Sometimes motivation is in short supply.
It’s 5.30am and it’s definitely one of those times. The house is cold and it’s pouring down with rain outside.
Today I’ve got to travel by car and therefore whether I like walking in the rain or not I simply don’t have the option – unless I feel up to strolling to Banbury and back (which I don’t.).
This means that my only option is really to get my cardio in before I leave the house – and that means I have to use my exercise bike.
I’ve come to the conclusion over the last couple of years that whilst I can definitely be someone that’s very driven in a lot of respects one of the things that I still don’t do very well is working out alone.
I can happily walk for miles and miles without anyone around – but I don’t really see that as exercise because I’m going somewhere – whereas in contrast lifting weights or sitting on a static bike just seems a bit… pointless.
Don’t get me wrong – I know there’s definitely a point to doing this kind of thing – but it seems like such a waste of time when I could instead be outdoors.
I guess when I reflect upon it this is probably the key differentiator between the two. Most of my love of walking is probably a reaction to not being able to go out and about for so long.
Nevertheless – the situation is what it is and I’m actually glad I have the option to use my exercise bike. If I look at the plusses it’s a moment where I can just listen to some music, do some thinking and write for a while as well.
I’m currently pedalling and listening to The Sound of the Smiths.
I never used to like them as a band very much – and oddly back when they were popular I genuinely hated Morrisey’s voice.
I still find it mildly objectionable – but Johnny Marr’s guitar somehow makes him a bit more palatable now I’m older and I can appreciate the lyrics a little more – despite completely failing to get on board with his rather drab take on life.
The period when I first heard these songs was grim for the most part – and maybe that also has a bearing on the way I view the music. I rarely look back on when I grew up with a sense of rose tinted fondness.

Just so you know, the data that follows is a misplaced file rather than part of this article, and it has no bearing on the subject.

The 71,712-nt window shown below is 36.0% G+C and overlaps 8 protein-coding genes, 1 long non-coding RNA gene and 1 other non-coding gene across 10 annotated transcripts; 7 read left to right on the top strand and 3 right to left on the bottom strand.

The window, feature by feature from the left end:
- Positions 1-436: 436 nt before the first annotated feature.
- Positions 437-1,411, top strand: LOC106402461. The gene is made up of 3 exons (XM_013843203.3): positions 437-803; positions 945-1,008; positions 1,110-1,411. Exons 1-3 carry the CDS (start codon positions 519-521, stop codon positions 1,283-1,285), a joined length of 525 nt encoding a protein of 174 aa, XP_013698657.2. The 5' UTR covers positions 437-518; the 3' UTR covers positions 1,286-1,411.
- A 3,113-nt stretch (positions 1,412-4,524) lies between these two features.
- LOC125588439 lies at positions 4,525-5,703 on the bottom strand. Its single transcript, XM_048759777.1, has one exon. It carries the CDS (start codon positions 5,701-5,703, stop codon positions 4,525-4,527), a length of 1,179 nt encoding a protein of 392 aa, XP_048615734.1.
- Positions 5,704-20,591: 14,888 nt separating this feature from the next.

Someone that I shared that period with recently said to me that he’d been chatting in a forum on the topic and a contributor had commented ‘if you enjoyed the 80’s then you weren’t there.’
The miner’s strikes. The Falklands. Maggie Thatcher. Poll tax. Greenham Common.
The list of grim crap is pretty long.
I like being alive now. For all its problems to me the world has never seemed so vibrant and open.
Maybe it’s just my current mindset however because you’d have to be blind and dumb to think that the world doesn’t still have its fair share of issues.
Back in the 80’s though I grew up with a sense that the future held little to no promise – but now I’m of a different opinion because it seems to contain endless possibilities.
I’ve always thought in the past that when people said ‘life begins at 40’ that they were just doing their level best to try and find a way of coming to terms with getting really really old.
Perspective is a wonderful thing though – and now I’m (ahem) ‘over 40’ I have to say that a phrase never rang more true to me.
By the time you get to this stage of life things start to make more sense. You begin to lose the need to be a people pleaser, and you become more aware of who you are and what you want from life.
Furthermore you’ve probably made some progress already and you’re not desperate to get on a property ladder, pay for university or take out car loans.
You’re now also at the time of life (hopefully) where the world is open for exploration and you can see it with the eyes of someone that understands not only their motivations but those of people that they meet too.
It’s (at least in my case) a good time to be alive.
As I’m following this train of thought my attention drifts and I find myself staring at my arm – which looks odd, and my pedalling momentarily slows. It’s definitely my arm though, and there’s nothing wrong with it.
It’s just that I sometimes no longer recognise the parts of my body that seemed so familiar to me a couple of years ago, and often I still do double takes when I look in the mirror or get dressed.
As I cycle it looks like parts of me are alien landscapes.
I’m still not used to seeing my muscles and veins so prominently under my skin and when I do it genuinely takes me by surprise.
I’m not sure I really like the way my arms look – but there’s no denying that they show evidence of a level of fitness that’s never been there before. I suspect that even when they were covered in fat that my veins and arteries were never so big previously.
I know that even though I’m undecided about how they appear I prefer their current state to the previous one.
Sometimes being in my head is hard – and being comfortable with how I look is (at times) even harder.
Today I’m going out feeling good about myself – but I’m still going to be wearing long sleeves. Being happy with who I am is sometimes not quite the same as showing everyone I meet exactly what I look like under my clothes.
Thankfully for me being happy doesn’t mean I need to wear a swimsuit or a vest top. It just means feeling good inside, energetic, switched on and full of life.
Anyway – now my exercise program has ended and it’s time to go out, a little bit fitter, still in sleeves.